I realize now that I must have taken the creative atmosphere for granted. I loved going to knitting groups, especially at Wynona Studios in Oregon City, various fiber events and gatherings like Sock Summit, meeting the Seattle to Portland Yarn Train and the Spinning Guild events. I went to a couple of Knitting Guild events, too, but they were a little stiff.... perhaps that's a story for another blogpost.
There is a great new book, Craft Activism by Joan Tapper http://www.goodreads.com/book/show/10437293-craft-activism after a wonderful chapter about Ravelry, she describes Portland: 'Portland, Oregon, may be home to more than half a million people, but to outsiders it sometimes seems as if all of them are artists. "Portland is the kind of city that fosters creativity"...' Oh, yes, I miss that.
Boise is a whole other place, craft-wise. Before I got here, I was scoping out Ravelry to find what events happen or where the shops were, hoping for a knit group close to me. The posts I did find weren't very current, and some out-right outdated. Not to worry, I would be bold and figure it out. I hope.
Turns out, as far as knitting gatherings go, knitting together was a new concept. There are a couple of gatherings, one that meets every other week at various restaurants around town (I went once because they had decided to meet at a place not far from my post office, so I could find it. Haven't gone back yet, because a.) they have been meeting a places I couldn't find and b.) food seems to be as big or bigger deal than knitting, and since food is one of my least favorite topics, well.... ) and a Knitting Guild meeting. There was a stitching group that met at a library. That was disappointing too because they meet once a month, and I was the only knitter. A yarn/quilt shop relocated to within 10 miles of me after I'd been here a couple of months, so, finally, I found a regular hang-out.
As far as events, things haven't gotten too far there either. There is a minor league baseball team here, but as of yet, the season hasn't started (don't they know it's summer?!?) and I wait and search and hope, but have not heard if there is a Stitch & Pitch. I've heard rumors that at the farmer's market, someone is selling alpaca yarn, but the details on that factoid were iffy too.
And then finally there was this:
This event took place over the Sunday and Monday of Memorial Day weekend, located where the usual Saturday Farmer's Market happens. The website is still up if you wish to look at how fun the event was going to be. http://www.fibertrainfestival.com/
I have not seen my Ravelry button since the move, but they had them there for the first (number) of people who showed up so now I have two. I guess when I find my other one, I will have a pair to make earrings out of them or maybe wear them front and back so other Ravelers will know me coming and going... But clearly, I was under-dressed. I did not know this was a pink tutu event. I would have worn my purple tights, too, then me and this little girl could have been twins!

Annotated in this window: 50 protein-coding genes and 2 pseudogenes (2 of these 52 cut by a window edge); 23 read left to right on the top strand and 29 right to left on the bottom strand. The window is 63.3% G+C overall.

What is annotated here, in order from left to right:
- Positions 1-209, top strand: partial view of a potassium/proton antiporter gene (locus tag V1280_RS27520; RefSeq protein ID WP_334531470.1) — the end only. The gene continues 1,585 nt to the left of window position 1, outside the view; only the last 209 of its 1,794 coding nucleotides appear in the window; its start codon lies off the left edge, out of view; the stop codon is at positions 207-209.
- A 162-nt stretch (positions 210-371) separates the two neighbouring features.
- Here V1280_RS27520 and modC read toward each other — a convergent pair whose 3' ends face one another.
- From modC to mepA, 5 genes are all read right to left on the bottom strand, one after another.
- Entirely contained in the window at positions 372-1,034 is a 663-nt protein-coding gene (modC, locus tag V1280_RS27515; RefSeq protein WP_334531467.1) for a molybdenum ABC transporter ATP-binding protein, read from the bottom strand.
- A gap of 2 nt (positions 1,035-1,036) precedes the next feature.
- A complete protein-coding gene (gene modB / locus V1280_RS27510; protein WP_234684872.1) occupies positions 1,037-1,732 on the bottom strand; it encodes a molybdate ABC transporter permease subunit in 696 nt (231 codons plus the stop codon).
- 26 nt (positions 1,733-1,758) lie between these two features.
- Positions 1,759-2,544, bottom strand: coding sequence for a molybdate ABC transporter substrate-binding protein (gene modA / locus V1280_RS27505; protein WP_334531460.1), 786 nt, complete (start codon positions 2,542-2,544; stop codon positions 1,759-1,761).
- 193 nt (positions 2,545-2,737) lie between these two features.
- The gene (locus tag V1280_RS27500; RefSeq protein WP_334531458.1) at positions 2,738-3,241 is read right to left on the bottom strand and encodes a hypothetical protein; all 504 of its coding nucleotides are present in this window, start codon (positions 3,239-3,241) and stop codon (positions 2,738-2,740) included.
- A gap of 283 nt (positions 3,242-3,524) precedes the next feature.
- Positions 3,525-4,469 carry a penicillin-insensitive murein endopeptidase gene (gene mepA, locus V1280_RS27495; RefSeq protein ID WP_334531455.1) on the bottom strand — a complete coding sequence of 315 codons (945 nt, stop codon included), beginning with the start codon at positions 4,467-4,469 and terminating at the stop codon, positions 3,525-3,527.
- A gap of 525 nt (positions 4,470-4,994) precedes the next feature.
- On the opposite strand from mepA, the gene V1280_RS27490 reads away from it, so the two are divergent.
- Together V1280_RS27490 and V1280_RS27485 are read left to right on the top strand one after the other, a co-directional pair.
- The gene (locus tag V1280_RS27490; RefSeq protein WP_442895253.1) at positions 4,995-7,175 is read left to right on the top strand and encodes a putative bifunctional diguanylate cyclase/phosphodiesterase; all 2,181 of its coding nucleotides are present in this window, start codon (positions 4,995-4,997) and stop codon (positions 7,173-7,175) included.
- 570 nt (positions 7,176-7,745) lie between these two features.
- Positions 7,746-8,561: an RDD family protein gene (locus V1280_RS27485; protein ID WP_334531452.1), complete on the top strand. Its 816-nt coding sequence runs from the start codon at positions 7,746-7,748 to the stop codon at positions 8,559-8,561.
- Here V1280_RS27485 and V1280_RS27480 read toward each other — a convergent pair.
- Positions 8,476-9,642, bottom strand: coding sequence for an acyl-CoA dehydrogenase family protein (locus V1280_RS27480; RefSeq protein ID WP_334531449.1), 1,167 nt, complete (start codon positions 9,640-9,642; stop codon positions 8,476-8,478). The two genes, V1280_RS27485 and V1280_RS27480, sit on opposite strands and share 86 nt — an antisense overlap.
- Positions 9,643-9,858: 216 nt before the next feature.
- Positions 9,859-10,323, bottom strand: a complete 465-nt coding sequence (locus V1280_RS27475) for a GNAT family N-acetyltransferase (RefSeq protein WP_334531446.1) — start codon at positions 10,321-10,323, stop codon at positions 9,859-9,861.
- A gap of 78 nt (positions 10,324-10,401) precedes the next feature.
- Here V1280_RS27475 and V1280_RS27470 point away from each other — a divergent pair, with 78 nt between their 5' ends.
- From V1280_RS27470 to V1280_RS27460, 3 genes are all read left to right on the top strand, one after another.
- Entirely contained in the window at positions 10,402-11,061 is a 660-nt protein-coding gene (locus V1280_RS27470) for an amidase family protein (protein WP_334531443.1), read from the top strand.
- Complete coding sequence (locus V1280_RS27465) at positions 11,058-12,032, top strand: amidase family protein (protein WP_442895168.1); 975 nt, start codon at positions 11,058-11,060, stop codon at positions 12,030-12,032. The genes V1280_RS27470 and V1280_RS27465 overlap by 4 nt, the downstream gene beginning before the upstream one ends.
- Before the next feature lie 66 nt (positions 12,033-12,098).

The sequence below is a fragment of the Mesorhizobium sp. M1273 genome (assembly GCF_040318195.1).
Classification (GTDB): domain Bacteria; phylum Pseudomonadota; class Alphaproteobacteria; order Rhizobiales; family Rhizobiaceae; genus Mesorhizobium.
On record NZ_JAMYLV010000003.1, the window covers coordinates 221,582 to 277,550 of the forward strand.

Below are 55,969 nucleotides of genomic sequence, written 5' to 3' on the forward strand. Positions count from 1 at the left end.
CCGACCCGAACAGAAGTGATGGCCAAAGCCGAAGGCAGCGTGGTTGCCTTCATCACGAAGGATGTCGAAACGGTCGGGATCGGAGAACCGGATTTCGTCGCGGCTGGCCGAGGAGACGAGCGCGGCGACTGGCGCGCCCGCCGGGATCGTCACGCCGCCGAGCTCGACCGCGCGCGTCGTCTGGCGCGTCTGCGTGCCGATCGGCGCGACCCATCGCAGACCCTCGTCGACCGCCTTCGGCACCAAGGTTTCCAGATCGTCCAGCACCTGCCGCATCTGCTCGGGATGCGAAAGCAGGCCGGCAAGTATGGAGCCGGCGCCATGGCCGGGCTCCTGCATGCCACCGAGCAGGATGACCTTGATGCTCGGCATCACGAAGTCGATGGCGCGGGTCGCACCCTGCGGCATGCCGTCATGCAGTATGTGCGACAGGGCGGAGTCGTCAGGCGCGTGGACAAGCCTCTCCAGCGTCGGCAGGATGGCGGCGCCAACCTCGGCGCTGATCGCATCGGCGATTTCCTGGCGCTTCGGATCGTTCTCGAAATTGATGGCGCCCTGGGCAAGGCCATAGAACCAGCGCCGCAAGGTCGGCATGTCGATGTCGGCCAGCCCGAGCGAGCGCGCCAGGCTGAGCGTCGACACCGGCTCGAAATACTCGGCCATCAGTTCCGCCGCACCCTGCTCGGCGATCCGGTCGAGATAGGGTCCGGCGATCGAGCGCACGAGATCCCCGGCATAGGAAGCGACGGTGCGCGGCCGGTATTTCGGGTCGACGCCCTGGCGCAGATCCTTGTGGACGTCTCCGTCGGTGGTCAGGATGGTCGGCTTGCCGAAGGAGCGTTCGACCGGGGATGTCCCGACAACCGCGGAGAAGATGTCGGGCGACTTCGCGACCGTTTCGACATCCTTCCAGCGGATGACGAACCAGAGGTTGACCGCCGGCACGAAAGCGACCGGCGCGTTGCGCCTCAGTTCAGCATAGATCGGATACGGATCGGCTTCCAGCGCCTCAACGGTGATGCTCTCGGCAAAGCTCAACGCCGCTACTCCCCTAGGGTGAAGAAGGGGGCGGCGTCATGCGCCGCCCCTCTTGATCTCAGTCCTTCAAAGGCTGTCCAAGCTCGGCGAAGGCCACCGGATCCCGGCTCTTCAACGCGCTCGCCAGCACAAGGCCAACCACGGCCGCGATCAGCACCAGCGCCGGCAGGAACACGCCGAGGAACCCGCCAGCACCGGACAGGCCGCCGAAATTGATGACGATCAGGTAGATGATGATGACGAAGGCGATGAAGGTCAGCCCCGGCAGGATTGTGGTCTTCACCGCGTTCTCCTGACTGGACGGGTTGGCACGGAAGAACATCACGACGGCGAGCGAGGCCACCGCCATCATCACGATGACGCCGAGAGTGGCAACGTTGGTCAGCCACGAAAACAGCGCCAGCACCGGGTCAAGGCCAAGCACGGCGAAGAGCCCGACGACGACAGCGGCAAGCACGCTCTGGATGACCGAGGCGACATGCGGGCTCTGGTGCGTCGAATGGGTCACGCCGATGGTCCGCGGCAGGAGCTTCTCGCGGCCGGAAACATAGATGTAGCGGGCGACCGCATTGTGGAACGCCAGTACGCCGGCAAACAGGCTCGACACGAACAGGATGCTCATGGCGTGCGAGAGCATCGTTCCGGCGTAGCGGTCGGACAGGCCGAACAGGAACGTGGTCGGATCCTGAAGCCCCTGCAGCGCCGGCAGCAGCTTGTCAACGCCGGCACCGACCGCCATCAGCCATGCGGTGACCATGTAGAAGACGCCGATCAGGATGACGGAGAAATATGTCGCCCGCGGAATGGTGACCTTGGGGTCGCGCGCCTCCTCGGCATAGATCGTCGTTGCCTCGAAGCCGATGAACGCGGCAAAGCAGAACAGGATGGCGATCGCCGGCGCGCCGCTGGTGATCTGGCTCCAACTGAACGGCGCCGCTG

Two alpacas (I think the lady said they were a year old) and a mohair goat made star appearances. The chocolate colored alpaca was singing in a low tenor voice. I would have sung along, but did not know the words.I met a lady who was displaying her hobby of turning grocery bags into other, better, bags. I hope she can get stocked up before they are banned everywhere. One of the gals that I see at knit-night here picked one up and loves it, lightweight and stands up for holding her current project. I loved to see her product and told her when I was in elementary school and lived in Seattle, my mom made a rug from plastic bread bags that stayed by the back door as a great mat for wiping the mud off your shoes!
There were lots of ready-made products to see, a blacksmith was there with his fire smoking. These yarn bowls were from the local shop that was instrumental in organizing the event. I liked the leaf designs, and the
way the 'Y' on the YARN bowls made the natural slot for the fiber to flow through, but my favorite design was the ones at the top that also had given place for your needles to rest.
One vendor I went there to see was Knit Girl in Idaho, who I had not met before, but whose stitch markers were displayed in the first Jane Austen Knits magazine. I picked the one that says 'An artist cannot do anything slovenly ~ Jane Austen' and she gave me a freebie marker for being there early. It's the little sheep one on the right. She has her product on Etsy but she is also on Facebook as Knit Girl in Idaho. Her website/Etsy page is: http://www.knitgirlinidaho.com/
The rest of these images are of the yarn bombing done in honor of the event that we saw on the way home.
Many thanks and deep appreciation to Superman for taking me, driving me so I could knit en route and not get lost either. This was the first time he and I went together. I think he enjoyed seeing everything and he was the one who pointed out the yarn bombing.